Sociocognitive predictors of the intention of healthcare workers to receive the influenza vaccine in Belgian, Dutch and German hospital settings

B.A. Lehmann, R.A.C. Ruiter, D. van Dam, S. Wicker, G. Kok

Research output: Contribution to journalArticleAcademicpeer-review

10 Citations (Scopus)

Abstract

BACKGROUND: Influenza vaccination of healthcare workers (HCWs) is recommended to prevent the transmission of influenza to vulnerable patients. Nevertheless, vaccination coverage rates of HCWs in European countries have been low. AIM: To investigate the relative and combined strength of sociocognitive variables, from past research, theory and a qualitative study, in explaining the motivation of HCWs to receive the influenza vaccine. METHODS: An anonymous, online questionnaire was distributed among HCWs in hospital settings in Belgium, Germany and the Netherlands between February and April 2013. FINDINGS: Attitude and past vaccination uptake explained a considerable amount of variance in the intention of HCWs to receive the influenza vaccine. Moreover, low perceived social norms, omission bias, low moral norms, being older, having no patient contact, and being Belgian or Dutch (compared with German) increased the probability of having no intention to receive the influenza vaccine compared with being undecided about vaccination. High intention to receive the influenza vaccine was shown to be more likely than being undecided about vaccination when HCWs had high perceived susceptibility of contracting influenza, low naturalistic views, and lower motivation to receive the vaccine solely for self-protection. CONCLUSION: Country-specific interventions and a focus on different sociocognitive variables depending on the intention/lack of intention of HCWs to receive the influenza vaccine may be beneficial to promote vaccination uptake.
Original languageEnglish
Pages (from-to)202-209
Number of pages8
JournalJournal of Hospital Infection
Volume89
Issue number3
Early online date16 Dec 2014
DOIs
Publication statusPublished - Mar 2015

Keywords

  • ACQUIRED INFLUENZA
  • Healthcare personnel
  • Hospital
  • Influenza vaccination
  • PERSONNEL
  • RANDOMIZED CONTROLLED-TRIAL
  • RATES
  • RISK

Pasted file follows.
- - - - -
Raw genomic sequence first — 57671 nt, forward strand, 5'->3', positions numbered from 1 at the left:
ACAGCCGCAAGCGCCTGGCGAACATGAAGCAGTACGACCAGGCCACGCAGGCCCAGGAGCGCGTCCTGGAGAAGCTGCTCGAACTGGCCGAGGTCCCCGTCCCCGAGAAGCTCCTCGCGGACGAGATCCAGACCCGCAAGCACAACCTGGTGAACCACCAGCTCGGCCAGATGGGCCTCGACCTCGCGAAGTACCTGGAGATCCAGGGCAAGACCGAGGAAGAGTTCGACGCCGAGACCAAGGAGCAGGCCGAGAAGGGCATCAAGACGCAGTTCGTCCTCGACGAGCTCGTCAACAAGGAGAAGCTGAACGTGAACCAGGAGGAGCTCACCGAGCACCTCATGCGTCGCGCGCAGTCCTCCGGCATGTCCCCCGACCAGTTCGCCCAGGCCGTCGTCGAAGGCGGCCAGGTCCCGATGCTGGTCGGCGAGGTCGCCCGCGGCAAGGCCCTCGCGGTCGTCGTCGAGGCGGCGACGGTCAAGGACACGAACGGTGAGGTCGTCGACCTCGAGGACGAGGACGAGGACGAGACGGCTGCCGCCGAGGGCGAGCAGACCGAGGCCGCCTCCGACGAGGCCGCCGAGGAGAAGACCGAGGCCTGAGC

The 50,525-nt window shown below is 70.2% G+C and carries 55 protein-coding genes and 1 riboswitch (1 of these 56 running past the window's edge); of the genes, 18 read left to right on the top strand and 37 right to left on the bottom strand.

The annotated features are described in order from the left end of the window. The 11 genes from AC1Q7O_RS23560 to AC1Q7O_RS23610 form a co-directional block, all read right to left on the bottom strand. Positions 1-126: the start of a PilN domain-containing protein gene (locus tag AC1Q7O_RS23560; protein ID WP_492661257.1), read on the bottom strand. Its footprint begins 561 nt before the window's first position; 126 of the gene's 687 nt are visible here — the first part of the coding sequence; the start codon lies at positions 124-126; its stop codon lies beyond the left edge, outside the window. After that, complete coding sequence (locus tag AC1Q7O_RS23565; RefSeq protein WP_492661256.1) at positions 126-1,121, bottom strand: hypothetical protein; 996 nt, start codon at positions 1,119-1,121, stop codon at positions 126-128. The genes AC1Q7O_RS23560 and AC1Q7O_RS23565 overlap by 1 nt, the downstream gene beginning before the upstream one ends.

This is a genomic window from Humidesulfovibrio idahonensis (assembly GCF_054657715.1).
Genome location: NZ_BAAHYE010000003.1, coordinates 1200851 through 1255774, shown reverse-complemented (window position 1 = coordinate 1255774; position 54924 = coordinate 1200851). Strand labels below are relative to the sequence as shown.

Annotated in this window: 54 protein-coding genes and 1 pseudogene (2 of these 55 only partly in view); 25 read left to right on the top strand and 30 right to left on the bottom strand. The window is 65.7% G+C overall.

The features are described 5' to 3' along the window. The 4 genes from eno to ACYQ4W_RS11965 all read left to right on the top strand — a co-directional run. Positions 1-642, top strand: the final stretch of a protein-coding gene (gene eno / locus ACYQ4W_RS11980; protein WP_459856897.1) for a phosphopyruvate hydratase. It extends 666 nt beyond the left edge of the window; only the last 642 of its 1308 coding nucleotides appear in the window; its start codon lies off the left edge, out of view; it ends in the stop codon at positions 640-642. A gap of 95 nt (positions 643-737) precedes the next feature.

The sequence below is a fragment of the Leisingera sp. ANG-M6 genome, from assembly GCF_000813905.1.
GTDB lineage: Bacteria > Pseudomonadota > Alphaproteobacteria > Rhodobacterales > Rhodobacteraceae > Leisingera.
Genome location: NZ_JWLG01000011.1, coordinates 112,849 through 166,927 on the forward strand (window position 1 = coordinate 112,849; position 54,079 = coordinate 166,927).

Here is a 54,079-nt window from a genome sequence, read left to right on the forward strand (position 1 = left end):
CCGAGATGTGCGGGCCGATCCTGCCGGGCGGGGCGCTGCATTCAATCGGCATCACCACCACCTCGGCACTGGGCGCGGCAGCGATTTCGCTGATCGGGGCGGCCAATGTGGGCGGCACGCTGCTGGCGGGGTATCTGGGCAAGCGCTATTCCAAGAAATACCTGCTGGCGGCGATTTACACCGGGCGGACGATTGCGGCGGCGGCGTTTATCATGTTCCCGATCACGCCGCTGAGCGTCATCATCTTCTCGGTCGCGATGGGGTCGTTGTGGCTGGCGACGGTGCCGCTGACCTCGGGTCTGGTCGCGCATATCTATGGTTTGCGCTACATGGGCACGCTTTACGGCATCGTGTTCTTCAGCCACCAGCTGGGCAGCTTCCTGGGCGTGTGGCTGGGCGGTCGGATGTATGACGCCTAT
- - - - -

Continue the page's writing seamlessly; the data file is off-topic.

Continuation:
• Sociocognitive predictors

Cite this

@article{66dc92fa9ca74f93ac2efcc78fc1a63f,
title = "Sociocognitive predictors of the intention of healthcare workers to receive the influenza vaccine in Belgian, Dutch and German hospital settings",
abstract = "BACKGROUND: Influenza vaccination of healthcare workers (HCWs) is recommended to prevent the transmission of influenza to vulnerable patients. Nevertheless, vaccination coverage rates of HCWs in European countries have been low. AIM: To investigate the relative and combined strength of sociocognitive variables, from past research, theory and a qualitative study, in explaining the motivation of HCWs to receive the influenza vaccine. METHODS: An anonymous, online questionnaire was distributed among HCWs in hospital settings in Belgium, Germany and the Netherlands between February and April 2013. FINDINGS: Attitude and past vaccination uptake explained a considerable amount of variance in the intention of HCWs to receive the influenza vaccine. Moreover, low perceived social norms, omission bias, low moral norms, being older, having no patient contact, and being Belgian or Dutch (compared with German) increased the probability of having no intention to receive the influenza vaccine compared with being undecided about vaccination. High intention to receive the influenza vaccine was shown to be more likely than being undecided about vaccination when HCWs had high perceived susceptibility of contracting influenza, low naturalistic views, and lower motivation to receive the vaccine solely for self-protection. CONCLUSION: Country-specific interventions and a focus on different sociocognitive variables depending on the intention/lack of intention of HCWs to receive the influenza vaccine may be beneficial to promote vaccination uptake.",
keywords = "ACQUIRED INFLUENZA, Healthcare personnel, Hospital, Influenza vaccination, PERSONNEL, RANDOMIZED CONTROLLED-TRIAL, RATES, RISK, Sociocognitive predictors",
author = "B.A. Lehmann and R.A.C. Ruiter and {van Dam}, D. and S. Wicker and G. Kok",
year = "2015",
month = "3",
doi = "10.1016/j.jhin.2014.11.009",